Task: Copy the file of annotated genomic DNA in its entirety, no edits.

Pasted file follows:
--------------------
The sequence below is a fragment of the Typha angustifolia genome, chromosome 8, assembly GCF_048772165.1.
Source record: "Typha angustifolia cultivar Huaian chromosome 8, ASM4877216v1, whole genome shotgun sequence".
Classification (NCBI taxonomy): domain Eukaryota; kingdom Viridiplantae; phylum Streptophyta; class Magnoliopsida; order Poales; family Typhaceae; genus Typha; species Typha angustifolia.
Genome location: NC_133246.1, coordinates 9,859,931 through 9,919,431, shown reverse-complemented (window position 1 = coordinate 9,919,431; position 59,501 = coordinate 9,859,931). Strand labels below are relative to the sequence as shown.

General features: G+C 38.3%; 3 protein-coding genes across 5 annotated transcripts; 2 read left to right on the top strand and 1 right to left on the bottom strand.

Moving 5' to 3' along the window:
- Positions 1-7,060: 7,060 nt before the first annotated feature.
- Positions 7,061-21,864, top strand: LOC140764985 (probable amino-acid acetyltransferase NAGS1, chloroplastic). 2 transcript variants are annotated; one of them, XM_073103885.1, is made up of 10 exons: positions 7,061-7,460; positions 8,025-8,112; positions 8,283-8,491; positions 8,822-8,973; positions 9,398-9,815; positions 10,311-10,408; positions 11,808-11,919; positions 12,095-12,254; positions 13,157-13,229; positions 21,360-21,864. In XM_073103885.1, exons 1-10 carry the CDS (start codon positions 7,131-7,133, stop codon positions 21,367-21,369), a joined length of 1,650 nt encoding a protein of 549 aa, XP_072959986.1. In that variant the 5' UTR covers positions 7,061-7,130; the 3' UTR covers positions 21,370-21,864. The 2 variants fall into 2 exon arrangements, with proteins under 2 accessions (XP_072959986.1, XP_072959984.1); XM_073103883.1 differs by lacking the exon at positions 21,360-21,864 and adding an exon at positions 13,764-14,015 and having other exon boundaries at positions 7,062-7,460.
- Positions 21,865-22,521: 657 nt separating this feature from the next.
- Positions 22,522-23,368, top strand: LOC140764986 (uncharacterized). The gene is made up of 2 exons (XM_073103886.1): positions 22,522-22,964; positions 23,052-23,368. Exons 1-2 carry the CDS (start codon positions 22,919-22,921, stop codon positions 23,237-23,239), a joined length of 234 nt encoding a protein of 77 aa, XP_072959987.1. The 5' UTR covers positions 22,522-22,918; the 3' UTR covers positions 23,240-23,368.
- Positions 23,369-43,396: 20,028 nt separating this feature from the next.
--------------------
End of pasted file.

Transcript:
The sequence below is a fragment of the Typha angustifolia genome, chromosome 8, assembly GCF_048772165.1.
Source record: "Typha angustifolia cultivar Huaian chromosome 8, ASM4877216v1, whole genome shotgun sequence".
Classification (NCBI taxonomy): domain Eukaryota; kingdom Viridiplantae; phylum Streptophyta; class Magnoliopsida; order Poales; family Typhaceae; genus Typha; species Typha angustifolia.
Genome location: NC_133246.1, coordinates 9,859,931 through 9,919,431, shown reverse-complemented (window position 1 = coordinate 9,919,431; position 59,501 = coordinate 9,859,931). Strand labels below are relative to the sequence as shown.

General features: G+C 38.3%; 3 protein-coding genes across 5 annotated transcripts; 2 read left to right on the top strand and 1 right to left on the bottom strand.

Moving 5' to 3' along the window:
- Positions 1-7,060: 7,060 nt before the first annotated feature.
- Positions 7,061-21,864, top strand: LOC140764985 (probable amino-acid acetyltransferase NAGS1, chloroplastic). 2 transcript variants are annotated; one of them, XM_073103885.1, is made up of 10 exons: positions 7,061-7,460; positions 8,025-8,112; positions 8,283-8,491; positions 8,822-8,973; positions 9,398-9,815; positions 10,311-10,408; positions 11,808-11,919; positions 12,095-12,254; positions 13,157-13,229; positions 21,360-21,864. In XM_073103885.1, exons 1-10 carry the CDS (start codon positions 7,131-7,133, stop codon positions 21,367-21,369), a joined length of 1,650 nt encoding a protein of 549 aa, XP_072959986.1. In that variant the 5' UTR covers positions 7,061-7,130; the 3' UTR covers positions 21,370-21,864. The 2 variants fall into 2 exon arrangements, with proteins under 2 accessions (XP_072959986.1, XP_072959984.1); XM_073103883.1 differs by lacking the exon at positions 21,360-21,864 and adding an exon at positions 13,764-14,015 and having other exon boundaries at positions 7,062-7,460.
- Positions 21,865-22,521: 657 nt separating this feature from the next.
- Positions 22,522-23,368, top strand: LOC140764986 (uncharacterized). The gene is made up of 2 exons (XM_073103886.1): positions 22,522-22,964; positions 23,052-23,368. Exons 1-2 carry the CDS (start codon positions 22,919-22,921, stop codon positions 23,237-23,239), a joined length of 234 nt encoding a protein of 77 aa, XP_072959987.1. The 5' UTR covers positions 22,522-22,918; the 3' UTR covers positions 23,240-23,368.
- Positions 23,369-43,396: 20,028 nt separating this feature from the next.